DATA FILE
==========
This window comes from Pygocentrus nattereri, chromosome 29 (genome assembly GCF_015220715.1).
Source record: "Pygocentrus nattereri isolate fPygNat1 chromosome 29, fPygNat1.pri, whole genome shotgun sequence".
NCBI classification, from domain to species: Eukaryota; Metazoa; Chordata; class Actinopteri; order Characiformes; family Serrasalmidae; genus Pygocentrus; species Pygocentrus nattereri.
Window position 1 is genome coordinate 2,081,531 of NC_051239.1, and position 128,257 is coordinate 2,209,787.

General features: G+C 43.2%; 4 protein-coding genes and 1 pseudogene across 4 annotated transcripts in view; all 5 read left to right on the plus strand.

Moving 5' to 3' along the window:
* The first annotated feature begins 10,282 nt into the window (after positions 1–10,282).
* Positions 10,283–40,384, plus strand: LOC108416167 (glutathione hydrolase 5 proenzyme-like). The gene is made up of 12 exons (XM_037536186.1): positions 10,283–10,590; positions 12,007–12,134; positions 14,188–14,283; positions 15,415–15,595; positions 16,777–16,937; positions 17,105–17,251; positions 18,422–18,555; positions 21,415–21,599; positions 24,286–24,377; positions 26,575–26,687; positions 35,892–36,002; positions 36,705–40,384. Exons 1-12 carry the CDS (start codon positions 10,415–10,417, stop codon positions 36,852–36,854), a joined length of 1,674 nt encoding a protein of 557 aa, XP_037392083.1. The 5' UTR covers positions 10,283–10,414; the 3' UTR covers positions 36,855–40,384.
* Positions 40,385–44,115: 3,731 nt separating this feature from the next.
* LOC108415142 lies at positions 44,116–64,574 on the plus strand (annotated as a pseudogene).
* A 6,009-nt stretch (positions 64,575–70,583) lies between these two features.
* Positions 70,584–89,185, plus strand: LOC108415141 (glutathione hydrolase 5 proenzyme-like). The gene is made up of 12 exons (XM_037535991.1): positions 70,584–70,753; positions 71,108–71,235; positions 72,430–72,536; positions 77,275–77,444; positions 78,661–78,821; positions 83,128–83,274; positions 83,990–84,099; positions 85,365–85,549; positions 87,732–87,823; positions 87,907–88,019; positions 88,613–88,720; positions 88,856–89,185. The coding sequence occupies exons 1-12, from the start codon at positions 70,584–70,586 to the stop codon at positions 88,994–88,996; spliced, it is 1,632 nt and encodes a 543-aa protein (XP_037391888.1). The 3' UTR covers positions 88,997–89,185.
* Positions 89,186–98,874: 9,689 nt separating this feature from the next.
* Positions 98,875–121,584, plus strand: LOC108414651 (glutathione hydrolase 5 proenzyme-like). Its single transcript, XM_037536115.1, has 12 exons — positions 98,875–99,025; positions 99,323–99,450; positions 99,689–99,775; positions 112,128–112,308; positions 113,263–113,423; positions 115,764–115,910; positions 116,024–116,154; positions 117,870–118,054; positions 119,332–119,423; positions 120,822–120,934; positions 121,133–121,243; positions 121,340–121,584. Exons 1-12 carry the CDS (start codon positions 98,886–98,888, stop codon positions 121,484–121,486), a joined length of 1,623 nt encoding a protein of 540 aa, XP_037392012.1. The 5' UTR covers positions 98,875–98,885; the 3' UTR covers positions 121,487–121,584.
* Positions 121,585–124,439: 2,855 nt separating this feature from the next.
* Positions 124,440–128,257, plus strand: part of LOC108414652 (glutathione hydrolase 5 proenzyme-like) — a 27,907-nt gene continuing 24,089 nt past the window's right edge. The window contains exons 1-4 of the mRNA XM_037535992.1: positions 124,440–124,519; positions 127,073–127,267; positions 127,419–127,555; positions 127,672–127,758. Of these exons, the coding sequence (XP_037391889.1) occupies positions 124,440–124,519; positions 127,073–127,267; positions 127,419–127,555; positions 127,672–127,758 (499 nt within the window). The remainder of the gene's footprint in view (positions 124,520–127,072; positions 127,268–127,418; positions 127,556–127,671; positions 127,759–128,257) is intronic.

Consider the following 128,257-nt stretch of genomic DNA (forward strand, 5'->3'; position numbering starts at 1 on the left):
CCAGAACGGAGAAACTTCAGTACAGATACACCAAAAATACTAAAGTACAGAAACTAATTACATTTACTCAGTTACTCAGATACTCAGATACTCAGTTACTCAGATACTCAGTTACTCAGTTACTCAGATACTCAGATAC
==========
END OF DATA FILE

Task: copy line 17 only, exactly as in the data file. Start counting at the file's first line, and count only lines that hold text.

Consider the following 128,257-nt stretch of genomic DNA (forward strand, 5'->3'; position numbering starts at 1 on the left):